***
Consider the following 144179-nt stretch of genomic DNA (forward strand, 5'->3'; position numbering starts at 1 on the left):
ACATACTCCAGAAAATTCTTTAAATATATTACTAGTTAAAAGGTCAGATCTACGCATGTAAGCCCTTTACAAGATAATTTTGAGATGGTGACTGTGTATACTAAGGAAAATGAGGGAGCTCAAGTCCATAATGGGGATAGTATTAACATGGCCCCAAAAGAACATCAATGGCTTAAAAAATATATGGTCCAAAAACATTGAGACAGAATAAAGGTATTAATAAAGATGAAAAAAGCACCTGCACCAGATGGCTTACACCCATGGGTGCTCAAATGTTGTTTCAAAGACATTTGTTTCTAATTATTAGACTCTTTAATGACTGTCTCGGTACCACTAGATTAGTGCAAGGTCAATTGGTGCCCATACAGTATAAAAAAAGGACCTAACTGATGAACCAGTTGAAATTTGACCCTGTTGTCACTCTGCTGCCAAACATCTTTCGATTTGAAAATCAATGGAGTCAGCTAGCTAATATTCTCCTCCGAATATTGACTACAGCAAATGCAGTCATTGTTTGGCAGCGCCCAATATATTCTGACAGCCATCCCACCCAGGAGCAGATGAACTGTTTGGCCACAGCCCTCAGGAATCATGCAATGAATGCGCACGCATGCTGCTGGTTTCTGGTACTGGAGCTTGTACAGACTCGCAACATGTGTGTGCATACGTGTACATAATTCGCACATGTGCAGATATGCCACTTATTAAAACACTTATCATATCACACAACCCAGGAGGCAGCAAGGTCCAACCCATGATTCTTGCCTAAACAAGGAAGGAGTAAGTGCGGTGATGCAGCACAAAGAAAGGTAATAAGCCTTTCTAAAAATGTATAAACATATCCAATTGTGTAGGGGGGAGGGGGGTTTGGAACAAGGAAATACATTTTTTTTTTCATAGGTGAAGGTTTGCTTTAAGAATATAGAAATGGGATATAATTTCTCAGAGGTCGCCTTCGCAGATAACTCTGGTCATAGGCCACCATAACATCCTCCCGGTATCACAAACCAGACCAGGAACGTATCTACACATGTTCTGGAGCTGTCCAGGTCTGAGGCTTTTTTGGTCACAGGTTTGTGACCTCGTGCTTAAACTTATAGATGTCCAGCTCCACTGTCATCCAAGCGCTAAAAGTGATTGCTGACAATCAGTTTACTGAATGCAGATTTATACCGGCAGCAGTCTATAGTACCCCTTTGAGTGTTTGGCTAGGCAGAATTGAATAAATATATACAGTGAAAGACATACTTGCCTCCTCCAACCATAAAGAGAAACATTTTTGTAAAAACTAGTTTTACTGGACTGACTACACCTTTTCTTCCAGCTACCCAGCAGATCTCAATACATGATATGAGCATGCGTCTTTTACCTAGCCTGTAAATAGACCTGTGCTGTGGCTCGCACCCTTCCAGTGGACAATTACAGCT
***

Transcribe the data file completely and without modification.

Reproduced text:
Consider the following 144179-nt stretch of genomic DNA (forward strand, 5'->3'; position numbering starts at 1 on the left):
ACATACTCCAGAAAATTCTTTAAATATATTACTAGTTAAAAGGTCAGATCTACGCATGTAAGCCCTTTACAAGATAATTTTGAGATGGTGACTGTGTATACTAAGGAAAATGAGGGAGCTCAAGTCCATAATGGGGATAGTATTAACATGGCCCCAAAAGAACATCAATGGCTTAAAAAATATATGGTCCAAAAACATTGAGACAGAATAAAGGTATTAATAAAGATGAAAAAAGCACCTGCACCAGATGGCTTACACCCATGGGTGCTCAAATGTTGTTTCAAAGACATTTGTTTCTAATTATTAGACTCTTTAATGACTGTCTCGGTACCACTAGATTAGTGCAAGGTCAATTGGTGCCCATACAGTATAAAAAAAGGACCTAACTGATGAACCAGTTGAAATTTGACCCTGTTGTCACTCTGCTGCCAAACATCTTTCGATTTGAAAATCAATGGAGTCAGCTAGCTAATATTCTCCTCCGAATATTGACTACAGCAAATGCAGTCATTGTTTGGCAGCGCCCAATATATTCTGACAGCCATCCCACCCAGGAGCAGATGAACTGTTTGGCCACAGCCCTCAGGAATCATGCAATGAATGCGCACGCATGCTGCTGGTTTCTGGTACTGGAGCTTGTACAGACTCGCAACATGTGTGTGCATACGTGTACATAATTCGCACATGTGCAGATATGCCACTTATTAAAACACTTATCATATCACACAACCCAGGAGGCAGCAAGGTCCAACCCATGATTCTTGCCTAAACAAGGAAGGAGTAAGTGCGGTGATGCAGCACAAAGAAAGGTAATAAGCCTTTCTAAAAATGTATAAACATATCCAATTGTGTAGGGGGGAGGGGGGTTTGGAACAAGGAAATACATTTTTTTTTTCATAGGTGAAGGTTTGCTTTAAGAATATAGAAATGGGATATAATTTCTCAGAGGTCGCCTTCGCAGATAACTCTGGTCATAGGCCACCATAACATCCTCCCGGTATCACAAACCAGACCAGGAACGTATCTACACATGTTCTGGAGCTGTCCAGGTCTGAGGCTTTTTTGGTCACAGGTTTGTGACCTCGTGCTTAAACTTATAGATGTCCAGCTCCACTGTCATCCAAGCGCTAAAAGTGATTGCTGACAATCAGTTTACTGAATGCAGATTTATACCGGCAGCAGTCTATAGTACCCCTTTGAGTGTTTGGCTAGGCAGAATTGAATAAATATATACAGTGAAAGACATACTTGCCTCCTCCAACCATAAAGAGAAACATTTTTGTAAAAACTAGTTTTACTGGACTGACTACACCTTTTCTTCCAGCTACCCAGCAGATCTCAATACATGATATGAGCATGCGTCTTTTACCTAGCCTGTAAATAGACCTGTGCTGTGGCTCGCACCCTTCCAGTGGACAATTACAGCT